Forest Landscapes: Shrubs
There's nothing like drawing a forest without some overgrown
shrubs. We'll take a look at how to draw them in this tutorial.
The Way of the Shrub
With the shrub, you are allowed some flexibility. You can
draw them with basic shapes or go wild with some funky designs.
Let's take a look:
1) What you start off with is the basic structure of the
shrub. It's like drawing a tree minus the trunk. Then you
move on to giving it shape.
2) This is a rectangular hedge. It's usually maintained
and cut in this manner serving as a living fence. The most
seen shape for populated areas.
3) Rounded hedges is one of the natural shapes shrubs take
4) Evergreen shrubs, on the other hand, tend to be pointy
and have a conical affinity unless they're the low growing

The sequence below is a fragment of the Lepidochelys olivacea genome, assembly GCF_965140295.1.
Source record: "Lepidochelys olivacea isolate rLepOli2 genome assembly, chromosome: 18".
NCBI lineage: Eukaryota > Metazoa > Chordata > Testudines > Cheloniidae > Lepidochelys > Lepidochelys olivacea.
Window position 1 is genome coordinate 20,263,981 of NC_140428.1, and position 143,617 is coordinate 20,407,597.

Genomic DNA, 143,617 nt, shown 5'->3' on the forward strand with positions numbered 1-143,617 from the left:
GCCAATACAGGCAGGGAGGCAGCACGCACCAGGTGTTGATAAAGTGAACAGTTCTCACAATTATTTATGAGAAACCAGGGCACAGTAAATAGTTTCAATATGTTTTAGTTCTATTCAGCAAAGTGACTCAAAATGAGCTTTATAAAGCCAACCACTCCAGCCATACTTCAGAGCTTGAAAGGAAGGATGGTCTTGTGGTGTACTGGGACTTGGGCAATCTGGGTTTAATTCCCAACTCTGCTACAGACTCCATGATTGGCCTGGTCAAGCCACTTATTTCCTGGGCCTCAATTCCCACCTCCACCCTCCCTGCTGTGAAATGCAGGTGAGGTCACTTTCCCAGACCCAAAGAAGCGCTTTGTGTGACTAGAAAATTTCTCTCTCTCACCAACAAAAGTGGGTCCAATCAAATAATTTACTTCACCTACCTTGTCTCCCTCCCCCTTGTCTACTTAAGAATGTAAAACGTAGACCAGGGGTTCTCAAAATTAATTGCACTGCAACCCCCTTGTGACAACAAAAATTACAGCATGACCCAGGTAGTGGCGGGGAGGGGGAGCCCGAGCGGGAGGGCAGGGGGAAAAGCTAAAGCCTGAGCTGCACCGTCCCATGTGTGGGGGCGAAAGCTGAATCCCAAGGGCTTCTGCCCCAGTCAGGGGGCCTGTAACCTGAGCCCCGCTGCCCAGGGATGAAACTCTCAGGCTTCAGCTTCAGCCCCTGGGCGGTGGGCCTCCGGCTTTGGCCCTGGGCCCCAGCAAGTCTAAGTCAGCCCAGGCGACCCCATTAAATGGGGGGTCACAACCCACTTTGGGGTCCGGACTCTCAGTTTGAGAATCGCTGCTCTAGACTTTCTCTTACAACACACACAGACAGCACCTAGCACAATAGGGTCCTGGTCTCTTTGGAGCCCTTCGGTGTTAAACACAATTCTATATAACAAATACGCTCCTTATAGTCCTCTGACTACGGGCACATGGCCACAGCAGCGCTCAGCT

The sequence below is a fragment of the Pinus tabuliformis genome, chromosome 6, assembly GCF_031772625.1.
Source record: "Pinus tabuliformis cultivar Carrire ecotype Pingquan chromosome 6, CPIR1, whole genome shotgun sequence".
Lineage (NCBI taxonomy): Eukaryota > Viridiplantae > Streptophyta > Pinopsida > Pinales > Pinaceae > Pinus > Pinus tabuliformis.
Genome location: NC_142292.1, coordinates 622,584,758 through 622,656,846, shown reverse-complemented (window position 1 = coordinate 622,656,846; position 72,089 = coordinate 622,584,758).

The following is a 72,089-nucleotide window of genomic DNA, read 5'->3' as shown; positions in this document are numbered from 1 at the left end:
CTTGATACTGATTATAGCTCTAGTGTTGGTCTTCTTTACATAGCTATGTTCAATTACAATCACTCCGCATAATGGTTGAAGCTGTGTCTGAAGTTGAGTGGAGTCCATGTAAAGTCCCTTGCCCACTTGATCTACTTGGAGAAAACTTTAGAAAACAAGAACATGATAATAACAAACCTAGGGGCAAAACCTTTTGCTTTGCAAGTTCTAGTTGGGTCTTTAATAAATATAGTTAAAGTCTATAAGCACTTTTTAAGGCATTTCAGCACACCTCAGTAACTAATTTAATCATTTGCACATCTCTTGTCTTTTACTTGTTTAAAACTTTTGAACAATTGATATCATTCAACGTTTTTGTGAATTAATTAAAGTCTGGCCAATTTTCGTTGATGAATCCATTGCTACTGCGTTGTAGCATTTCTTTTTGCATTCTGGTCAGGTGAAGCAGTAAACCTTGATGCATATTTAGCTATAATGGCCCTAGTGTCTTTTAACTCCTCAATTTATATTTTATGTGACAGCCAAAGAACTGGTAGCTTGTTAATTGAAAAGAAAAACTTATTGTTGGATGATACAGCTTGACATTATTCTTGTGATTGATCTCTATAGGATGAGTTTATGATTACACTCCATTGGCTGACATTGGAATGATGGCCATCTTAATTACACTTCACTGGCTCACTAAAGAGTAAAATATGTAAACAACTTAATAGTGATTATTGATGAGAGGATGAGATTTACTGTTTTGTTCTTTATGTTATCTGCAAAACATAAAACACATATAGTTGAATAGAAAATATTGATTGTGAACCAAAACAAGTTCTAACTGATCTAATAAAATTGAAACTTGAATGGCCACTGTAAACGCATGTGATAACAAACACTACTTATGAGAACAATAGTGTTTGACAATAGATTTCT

5) Last but not least are the shrubs that are ornamental.
Much like the rectangular shrubs, they are maintained to
their peculiar shape. Popular one's include the spiral-coned
evergreen shrub and some bizarre shapes include what I all
the "poodle shrub" which mimics the Poodle haircut.
Below, we have the three most common "lines" of
bushes including angular, spiky, and rounded. Spiky bushes
tend to be on the evergreen family while the other two tend
to be more of the leafy type.
much like drawing your tree, to add depth to your shrub
you have to consider leaves in the foreground, midground,
and background. Each are shaded in accordingly as shown
on the right. Put them all together and you've got a shrub
Below, we have an example of a bushes in a natural setting.
Most bushes are low to mid-growing height but there are
those that grow much higher than depicted below.